Today’s guest post is by long-time friend-of-the-blog, Dick Dean, of Tucker Ellis. This post covers the preemption aspects of the recent (after remand from the Third Circuit) aviation decision in Sikkelee v. Avco. If you’re interested in this issue, we heartily commend the actual decision (which, we warn you, is quite lengthy), since in addition to its many significant legal rulings, it is studded with pungent language, mostly calling out and rejecting plaintiff’s many off-the-wall arguments. As always our guest poster deserves all the credit (and any blame) for the discussion that follows.

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At times one can tell from the very first paragraph of an opinion that what follows will be an interesting read. Such is the case with Sikkelee v. Avco Corp., Case. No. 4:07-CV-00886, 2017 WL 3317545(M.D. Pa. Aug. 3, 2017), a case involving the death of a pilot during a crash at take-off:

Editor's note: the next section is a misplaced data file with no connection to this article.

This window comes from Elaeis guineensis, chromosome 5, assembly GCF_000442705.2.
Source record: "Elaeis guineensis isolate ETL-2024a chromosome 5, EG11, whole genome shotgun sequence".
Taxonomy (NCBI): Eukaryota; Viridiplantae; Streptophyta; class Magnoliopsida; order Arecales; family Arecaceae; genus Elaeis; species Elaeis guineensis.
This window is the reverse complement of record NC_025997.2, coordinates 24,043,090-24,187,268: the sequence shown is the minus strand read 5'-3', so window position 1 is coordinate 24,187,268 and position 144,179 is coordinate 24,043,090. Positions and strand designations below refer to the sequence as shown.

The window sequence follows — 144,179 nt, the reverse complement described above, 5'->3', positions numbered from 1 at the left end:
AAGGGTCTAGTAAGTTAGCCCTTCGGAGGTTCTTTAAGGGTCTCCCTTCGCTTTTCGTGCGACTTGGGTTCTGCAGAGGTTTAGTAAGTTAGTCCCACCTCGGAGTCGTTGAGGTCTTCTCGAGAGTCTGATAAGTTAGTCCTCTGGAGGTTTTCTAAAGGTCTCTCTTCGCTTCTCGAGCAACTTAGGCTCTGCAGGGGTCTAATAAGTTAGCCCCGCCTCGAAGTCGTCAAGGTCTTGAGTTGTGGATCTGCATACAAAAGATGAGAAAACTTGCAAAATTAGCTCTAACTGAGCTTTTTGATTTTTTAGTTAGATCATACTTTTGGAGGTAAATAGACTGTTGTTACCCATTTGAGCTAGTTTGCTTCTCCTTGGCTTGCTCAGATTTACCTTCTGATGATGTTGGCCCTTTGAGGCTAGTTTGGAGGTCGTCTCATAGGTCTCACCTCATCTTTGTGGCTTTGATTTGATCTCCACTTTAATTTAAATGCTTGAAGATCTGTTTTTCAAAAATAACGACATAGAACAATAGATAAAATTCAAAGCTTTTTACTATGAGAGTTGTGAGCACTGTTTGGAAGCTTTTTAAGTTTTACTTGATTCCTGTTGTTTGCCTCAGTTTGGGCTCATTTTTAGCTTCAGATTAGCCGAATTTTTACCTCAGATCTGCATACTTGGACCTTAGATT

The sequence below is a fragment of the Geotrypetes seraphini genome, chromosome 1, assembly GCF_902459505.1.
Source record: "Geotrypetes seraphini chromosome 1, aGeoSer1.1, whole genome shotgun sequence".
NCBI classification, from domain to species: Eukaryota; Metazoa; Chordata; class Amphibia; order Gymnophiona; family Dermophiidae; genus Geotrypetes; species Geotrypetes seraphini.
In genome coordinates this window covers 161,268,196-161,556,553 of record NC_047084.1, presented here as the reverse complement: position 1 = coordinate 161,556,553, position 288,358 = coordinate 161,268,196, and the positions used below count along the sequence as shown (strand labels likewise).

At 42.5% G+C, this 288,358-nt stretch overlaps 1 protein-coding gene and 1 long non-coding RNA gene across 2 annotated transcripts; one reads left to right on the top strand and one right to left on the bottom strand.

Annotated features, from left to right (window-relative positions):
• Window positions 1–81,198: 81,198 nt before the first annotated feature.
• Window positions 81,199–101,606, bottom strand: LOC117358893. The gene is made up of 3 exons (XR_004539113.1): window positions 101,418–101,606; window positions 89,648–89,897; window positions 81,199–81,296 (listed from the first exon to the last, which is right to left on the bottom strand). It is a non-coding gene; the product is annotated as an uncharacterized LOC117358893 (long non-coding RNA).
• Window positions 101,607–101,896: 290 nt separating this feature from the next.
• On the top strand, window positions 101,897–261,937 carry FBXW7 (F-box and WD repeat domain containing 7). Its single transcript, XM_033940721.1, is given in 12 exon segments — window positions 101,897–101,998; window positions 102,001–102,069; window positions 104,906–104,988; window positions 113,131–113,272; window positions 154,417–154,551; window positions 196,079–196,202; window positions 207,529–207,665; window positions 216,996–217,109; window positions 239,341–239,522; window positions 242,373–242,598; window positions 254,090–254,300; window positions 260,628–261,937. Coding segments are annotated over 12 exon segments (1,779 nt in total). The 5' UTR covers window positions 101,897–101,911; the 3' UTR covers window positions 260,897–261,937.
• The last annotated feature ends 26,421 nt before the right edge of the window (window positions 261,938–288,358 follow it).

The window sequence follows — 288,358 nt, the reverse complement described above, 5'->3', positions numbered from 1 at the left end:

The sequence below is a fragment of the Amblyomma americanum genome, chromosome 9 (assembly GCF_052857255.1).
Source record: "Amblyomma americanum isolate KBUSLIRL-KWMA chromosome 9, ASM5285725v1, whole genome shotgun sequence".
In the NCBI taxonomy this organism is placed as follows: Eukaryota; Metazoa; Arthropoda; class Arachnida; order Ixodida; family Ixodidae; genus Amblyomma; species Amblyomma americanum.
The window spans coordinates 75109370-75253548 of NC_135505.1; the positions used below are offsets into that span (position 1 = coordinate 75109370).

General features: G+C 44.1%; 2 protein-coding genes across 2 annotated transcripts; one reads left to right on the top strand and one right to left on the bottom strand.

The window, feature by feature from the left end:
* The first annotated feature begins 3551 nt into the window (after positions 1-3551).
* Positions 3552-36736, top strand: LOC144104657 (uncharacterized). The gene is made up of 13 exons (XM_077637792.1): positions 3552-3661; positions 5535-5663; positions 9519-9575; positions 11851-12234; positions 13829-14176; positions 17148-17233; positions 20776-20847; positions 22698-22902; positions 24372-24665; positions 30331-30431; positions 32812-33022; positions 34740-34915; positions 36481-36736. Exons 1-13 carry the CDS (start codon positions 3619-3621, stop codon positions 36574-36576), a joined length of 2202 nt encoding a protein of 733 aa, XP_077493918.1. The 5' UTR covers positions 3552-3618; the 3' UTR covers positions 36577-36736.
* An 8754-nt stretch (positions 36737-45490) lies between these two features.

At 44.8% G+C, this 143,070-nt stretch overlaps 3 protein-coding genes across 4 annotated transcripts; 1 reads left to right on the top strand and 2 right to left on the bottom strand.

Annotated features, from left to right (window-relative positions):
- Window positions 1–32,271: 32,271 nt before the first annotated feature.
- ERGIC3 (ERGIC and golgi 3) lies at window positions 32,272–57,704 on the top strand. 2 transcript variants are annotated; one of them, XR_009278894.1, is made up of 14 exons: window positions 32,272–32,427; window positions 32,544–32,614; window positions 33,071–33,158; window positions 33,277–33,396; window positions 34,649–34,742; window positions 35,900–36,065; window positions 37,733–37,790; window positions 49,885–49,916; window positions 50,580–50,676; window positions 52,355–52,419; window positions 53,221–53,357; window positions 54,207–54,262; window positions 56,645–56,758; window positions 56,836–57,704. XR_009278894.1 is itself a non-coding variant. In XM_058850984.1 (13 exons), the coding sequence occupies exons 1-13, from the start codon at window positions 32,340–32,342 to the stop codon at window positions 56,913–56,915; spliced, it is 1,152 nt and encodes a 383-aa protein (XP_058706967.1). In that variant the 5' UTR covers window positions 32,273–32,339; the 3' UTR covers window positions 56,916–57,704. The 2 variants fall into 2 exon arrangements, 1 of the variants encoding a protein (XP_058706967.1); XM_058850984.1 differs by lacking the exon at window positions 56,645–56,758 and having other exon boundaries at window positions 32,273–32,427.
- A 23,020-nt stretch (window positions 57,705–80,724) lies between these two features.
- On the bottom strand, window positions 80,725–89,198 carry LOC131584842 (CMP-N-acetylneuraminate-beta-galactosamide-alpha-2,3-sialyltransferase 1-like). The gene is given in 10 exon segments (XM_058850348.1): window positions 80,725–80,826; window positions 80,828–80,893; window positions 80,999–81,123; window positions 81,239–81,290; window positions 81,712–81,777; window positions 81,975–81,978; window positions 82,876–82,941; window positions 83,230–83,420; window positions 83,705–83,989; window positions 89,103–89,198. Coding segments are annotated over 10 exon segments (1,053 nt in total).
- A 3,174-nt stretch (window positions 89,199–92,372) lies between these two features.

A weightless innocence so often attends our daydreams of flight. As the American aviator John Gillespie Magee, Jr., loftily described it, pilots “dance [ ] the skies on laughter-silvered wings,” soaring “high in the sunlit silence.” Sadly, it would seem that Magee’s “high untrespassed sanctity of space” must belong to a universe far away from the dark origins and convoluted history of this case.

Id. at *1. From this ephemeral beginning, we are soon transported to the detailed world of federal aviation regulations and their interaction with design defect and implied preemption.